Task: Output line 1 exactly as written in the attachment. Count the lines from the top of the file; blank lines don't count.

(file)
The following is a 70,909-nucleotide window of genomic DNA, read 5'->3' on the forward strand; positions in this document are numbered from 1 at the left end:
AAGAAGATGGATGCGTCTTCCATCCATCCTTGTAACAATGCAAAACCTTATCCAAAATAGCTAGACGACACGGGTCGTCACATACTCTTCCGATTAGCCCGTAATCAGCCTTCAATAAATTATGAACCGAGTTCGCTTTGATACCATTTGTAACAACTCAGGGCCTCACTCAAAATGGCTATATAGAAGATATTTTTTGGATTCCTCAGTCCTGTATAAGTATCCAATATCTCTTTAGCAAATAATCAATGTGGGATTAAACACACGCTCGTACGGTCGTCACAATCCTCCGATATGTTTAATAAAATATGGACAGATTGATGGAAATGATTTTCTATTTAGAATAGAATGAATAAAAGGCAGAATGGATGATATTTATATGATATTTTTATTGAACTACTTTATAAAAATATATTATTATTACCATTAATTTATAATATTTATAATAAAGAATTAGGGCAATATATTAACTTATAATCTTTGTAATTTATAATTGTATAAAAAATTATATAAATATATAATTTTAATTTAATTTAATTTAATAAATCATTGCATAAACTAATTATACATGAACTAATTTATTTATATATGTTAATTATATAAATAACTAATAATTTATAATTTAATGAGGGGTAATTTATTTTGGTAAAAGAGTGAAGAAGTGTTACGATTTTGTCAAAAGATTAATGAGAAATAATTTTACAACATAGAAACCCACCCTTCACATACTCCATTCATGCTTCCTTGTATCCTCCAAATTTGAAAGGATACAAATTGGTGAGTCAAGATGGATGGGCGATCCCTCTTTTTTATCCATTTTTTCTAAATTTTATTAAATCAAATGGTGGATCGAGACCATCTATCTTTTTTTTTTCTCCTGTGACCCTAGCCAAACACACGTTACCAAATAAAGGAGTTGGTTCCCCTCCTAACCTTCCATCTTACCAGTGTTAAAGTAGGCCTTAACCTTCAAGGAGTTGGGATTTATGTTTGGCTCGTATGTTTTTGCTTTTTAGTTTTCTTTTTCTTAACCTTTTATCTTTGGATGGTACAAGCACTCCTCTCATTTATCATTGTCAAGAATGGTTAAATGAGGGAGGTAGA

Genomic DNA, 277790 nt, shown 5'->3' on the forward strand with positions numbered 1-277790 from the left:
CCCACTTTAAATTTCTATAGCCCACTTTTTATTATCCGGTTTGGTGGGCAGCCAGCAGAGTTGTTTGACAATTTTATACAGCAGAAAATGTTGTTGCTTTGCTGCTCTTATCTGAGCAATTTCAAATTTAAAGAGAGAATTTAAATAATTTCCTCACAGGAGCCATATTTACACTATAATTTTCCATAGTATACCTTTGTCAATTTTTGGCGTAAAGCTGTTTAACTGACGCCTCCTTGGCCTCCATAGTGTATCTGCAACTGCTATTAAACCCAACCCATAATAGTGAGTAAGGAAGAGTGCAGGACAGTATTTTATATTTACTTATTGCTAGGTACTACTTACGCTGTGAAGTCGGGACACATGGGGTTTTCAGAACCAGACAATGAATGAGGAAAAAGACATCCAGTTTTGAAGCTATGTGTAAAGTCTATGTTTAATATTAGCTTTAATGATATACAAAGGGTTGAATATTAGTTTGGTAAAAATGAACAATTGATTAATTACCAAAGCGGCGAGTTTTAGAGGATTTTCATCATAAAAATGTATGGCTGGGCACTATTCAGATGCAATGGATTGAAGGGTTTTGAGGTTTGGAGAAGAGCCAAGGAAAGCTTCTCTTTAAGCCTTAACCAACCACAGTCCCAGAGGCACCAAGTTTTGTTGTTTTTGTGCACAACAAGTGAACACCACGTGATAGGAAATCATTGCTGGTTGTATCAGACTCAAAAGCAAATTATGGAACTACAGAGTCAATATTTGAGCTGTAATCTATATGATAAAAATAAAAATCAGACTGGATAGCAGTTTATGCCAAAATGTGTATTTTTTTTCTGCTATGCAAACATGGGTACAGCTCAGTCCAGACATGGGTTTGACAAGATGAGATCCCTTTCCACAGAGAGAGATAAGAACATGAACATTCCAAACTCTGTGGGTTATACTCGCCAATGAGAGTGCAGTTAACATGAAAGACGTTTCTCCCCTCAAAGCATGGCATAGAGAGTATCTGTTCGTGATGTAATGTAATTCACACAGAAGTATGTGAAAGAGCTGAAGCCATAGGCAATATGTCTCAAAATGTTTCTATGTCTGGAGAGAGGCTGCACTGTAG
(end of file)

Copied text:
The following is a 70,909-nucleotide window of genomic DNA, read 5'->3' on the forward strand; positions in this document are numbered from 1 at the left end: